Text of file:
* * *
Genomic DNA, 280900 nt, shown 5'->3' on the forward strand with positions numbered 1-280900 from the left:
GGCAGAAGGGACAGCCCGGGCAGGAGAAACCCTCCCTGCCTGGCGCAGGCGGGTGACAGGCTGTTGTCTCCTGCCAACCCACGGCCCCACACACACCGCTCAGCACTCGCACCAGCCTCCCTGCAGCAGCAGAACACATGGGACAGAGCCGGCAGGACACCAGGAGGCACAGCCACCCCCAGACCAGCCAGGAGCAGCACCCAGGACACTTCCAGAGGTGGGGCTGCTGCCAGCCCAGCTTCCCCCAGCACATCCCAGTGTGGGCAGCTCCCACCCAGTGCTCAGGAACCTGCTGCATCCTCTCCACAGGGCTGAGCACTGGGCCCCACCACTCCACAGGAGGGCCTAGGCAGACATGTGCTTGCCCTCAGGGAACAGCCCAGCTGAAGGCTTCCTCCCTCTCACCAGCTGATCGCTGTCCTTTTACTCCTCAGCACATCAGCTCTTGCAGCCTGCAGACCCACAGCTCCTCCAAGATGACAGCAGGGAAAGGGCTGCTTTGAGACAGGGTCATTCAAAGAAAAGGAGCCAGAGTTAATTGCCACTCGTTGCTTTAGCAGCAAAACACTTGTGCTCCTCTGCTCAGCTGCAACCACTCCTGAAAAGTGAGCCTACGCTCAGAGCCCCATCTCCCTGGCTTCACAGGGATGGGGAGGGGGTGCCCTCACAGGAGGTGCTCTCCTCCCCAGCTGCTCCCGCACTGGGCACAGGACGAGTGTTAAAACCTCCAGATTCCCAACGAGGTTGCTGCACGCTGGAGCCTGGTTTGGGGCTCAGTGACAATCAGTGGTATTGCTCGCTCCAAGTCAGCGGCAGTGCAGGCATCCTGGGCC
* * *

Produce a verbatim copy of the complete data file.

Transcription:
Genomic DNA, 280900 nt, shown 5'->3' on the forward strand with positions numbered 1-280900 from the left:
GGCAGAAGGGACAGCCCGGGCAGGAGAAACCCTCCCTGCCTGGCGCAGGCGGGTGACAGGCTGTTGTCTCCTGCCAACCCACGGCCCCACACACACCGCTCAGCACTCGCACCAGCCTCCCTGCAGCAGCAGAACACATGGGACAGAGCCGGCAGGACACCAGGAGGCACAGCCACCCCCAGACCAGCCAGGAGCAGCACCCAGGACACTTCCAGAGGTGGGGCTGCTGCCAGCCCAGCTTCCCCCAGCACATCCCAGTGTGGGCAGCTCCCACCCAGTGCTCAGGAACCTGCTGCATCCTCTCCACAGGGCTGAGCACTGGGCCCCACCACTCCACAGGAGGGCCTAGGCAGACATGTGCTTGCCCTCAGGGAACAGCCCAGCTGAAGGCTTCCTCCCTCTCACCAGCTGATCGCTGTCCTTTTACTCCTCAGCACATCAGCTCTTGCAGCCTGCAGACCCACAGCTCCTCCAAGATGACAGCAGGGAAAGGGCTGCTTTGAGACAGGGTCATTCAAAGAAAAGGAGCCAGAGTTAATTGCCACTCGTTGCTTTAGCAGCAAAACACTTGTGCTCCTCTGCTCAGCTGCAACCACTCCTGAAAAGTGAGCCTACGCTCAGAGCCCCATCTCCCTGGCTTCACAGGGATGGGGAGGGGGTGCCCTCACAGGAGGTGCTCTCCTCCCCAGCTGCTCCCGCACTGGGCACAGGACGAGTGTTAAAACCTCCAGATTCCCAACGAGGTTGCTGCACGCTGGAGCCTGGTTTGGGGCTCAGTGACAATCAGTGGTATTGCTCGCTCCAAGTCAGCGGCAGTGCAGGCATCCTGGGCC